How to Handle Inventory Items You Can’t Forecast

Inventory ForecastingAccurate inventory forecasting is a key element to a successful distribution strategy.  There are a wealth of tips and tools available for estimating the future use of stocked items that are in regular demand.  But that leaves out a whole host of items that cannot be traditionally forecast.

In his white paper, “Improving the Accuracy of Your Forecasts,” Jon Schreibfeder explains how to plan for those inventory “wild card” items whose demand cannot accurately be predicted.  These items are used sporadically, thereby making them impossible to forecast.

One example of a usage history for this type of item would be one item ordered in February, it gets ordered again in May with a quantity of one, and then again as a single item in September.  If you went with a traditional forecasting method with this item by averaging the monthly usage, you would end up with a forecast of a fraction of an item – which not a likely order.

Another example would be an item that is ordered in larger quantities sporadically. If you had a quantity of 25 ordered three times throughout the year, you can’t simply average the usage history because you would not have the right quantity on hand should an unexpected order come in.  Likewise, you shouldn’t stock 25 of those items per month because you won’t sell them and they will be a drain on your profit.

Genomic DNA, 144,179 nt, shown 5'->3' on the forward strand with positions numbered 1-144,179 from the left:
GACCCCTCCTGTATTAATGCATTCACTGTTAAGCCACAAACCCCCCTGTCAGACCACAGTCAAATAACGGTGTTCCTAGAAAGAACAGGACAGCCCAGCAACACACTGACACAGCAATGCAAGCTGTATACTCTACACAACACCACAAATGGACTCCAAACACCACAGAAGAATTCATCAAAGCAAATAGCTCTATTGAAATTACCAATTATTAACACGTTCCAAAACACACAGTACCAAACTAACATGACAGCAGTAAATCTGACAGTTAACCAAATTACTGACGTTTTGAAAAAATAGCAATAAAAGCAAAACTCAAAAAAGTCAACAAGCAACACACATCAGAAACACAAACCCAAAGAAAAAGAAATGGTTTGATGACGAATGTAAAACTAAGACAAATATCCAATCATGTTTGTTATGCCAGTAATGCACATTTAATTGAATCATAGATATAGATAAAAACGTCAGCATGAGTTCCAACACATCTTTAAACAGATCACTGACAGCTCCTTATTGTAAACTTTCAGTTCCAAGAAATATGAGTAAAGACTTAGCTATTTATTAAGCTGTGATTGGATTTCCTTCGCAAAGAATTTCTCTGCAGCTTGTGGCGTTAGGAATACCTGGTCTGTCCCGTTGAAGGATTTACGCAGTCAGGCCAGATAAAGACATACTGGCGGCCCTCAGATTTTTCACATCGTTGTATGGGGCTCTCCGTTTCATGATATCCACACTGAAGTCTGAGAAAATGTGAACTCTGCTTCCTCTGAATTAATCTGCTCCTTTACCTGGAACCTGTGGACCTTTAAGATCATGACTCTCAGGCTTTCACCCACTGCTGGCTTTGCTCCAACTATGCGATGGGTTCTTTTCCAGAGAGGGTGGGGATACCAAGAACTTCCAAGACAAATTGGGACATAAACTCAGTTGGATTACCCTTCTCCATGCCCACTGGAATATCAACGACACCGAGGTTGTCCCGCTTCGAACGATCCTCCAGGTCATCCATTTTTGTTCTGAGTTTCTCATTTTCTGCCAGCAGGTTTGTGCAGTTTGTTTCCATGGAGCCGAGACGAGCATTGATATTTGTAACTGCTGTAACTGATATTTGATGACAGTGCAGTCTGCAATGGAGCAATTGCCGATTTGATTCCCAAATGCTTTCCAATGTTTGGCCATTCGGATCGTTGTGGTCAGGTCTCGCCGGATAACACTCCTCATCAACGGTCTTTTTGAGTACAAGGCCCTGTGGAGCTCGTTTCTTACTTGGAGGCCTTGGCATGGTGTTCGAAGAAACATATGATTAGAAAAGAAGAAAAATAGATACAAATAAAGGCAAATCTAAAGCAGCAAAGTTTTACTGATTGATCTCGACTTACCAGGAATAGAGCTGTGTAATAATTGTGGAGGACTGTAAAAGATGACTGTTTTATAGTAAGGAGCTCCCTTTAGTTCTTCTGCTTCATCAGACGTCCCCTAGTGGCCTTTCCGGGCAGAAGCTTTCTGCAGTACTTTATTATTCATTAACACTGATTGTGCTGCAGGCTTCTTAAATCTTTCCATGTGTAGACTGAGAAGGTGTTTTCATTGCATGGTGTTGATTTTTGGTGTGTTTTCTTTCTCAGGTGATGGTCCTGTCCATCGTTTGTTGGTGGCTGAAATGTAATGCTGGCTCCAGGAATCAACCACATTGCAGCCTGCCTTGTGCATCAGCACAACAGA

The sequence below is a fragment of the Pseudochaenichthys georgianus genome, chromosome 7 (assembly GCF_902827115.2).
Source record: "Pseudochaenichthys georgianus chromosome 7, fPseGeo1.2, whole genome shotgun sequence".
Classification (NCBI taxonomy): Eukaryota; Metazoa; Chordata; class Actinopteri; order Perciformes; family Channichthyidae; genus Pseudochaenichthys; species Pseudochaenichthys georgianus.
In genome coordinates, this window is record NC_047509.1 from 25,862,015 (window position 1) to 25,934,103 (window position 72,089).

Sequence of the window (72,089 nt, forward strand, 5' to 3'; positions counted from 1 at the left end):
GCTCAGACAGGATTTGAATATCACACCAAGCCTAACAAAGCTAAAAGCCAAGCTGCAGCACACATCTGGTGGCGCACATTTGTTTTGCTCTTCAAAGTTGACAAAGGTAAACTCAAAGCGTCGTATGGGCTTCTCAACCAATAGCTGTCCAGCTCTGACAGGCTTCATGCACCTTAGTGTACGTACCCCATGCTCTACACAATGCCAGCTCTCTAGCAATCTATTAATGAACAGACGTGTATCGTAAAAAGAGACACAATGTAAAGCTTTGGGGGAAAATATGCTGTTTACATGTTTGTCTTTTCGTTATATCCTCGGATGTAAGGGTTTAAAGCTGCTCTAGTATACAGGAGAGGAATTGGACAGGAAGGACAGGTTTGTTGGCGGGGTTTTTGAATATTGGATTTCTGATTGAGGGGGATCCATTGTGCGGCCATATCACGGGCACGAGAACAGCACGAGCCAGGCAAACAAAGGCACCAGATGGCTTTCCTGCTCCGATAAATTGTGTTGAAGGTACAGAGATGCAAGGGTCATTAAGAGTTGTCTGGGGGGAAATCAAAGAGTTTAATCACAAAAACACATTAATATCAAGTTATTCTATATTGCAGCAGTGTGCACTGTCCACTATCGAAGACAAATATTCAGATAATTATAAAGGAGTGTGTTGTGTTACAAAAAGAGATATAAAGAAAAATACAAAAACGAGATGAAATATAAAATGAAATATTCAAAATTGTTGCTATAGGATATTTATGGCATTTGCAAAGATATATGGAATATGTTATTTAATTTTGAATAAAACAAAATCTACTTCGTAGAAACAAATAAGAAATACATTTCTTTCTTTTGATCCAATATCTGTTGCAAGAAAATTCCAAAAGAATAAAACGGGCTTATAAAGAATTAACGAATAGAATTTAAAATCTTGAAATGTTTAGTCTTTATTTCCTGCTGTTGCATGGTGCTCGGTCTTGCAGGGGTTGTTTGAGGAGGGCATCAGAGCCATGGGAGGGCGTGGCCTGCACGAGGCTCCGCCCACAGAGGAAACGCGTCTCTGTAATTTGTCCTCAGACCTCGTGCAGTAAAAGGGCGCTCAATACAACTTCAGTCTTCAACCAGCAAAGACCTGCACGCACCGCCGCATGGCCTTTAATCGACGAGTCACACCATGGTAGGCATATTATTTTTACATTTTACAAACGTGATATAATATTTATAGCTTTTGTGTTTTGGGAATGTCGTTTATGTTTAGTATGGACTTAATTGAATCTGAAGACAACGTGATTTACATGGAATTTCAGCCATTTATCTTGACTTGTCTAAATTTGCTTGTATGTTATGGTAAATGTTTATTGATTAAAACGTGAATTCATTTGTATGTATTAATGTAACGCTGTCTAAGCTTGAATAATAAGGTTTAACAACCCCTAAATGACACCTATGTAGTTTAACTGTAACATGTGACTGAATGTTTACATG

It’s easy to identify these “sporadic usage” items:  the average quantity sold or used in one transaction is greater than the average monthly usage.

Now that you’ve identified them – you can start using a target stock level (a multiple of the average or normal quantity used in one transaction) to maintain them.  If we continue with our example of an item typically ordered in quantities of 25, it would look like this:

  • 1 normal usage quantity = maintain a stock of 25 pieces – when the stock drops below the minimum of 25 pieces, you’ll need to order enough pieces to bring the stock back up to 25
  • 2 times normal usage quantity should be considered if the product has a long lead-time – when the stock drops below 50, additional items should be ordered

For more tips on improving your forecast accuracy, download this white paper along with 5 other papers focused on Efficient Inventory Management.


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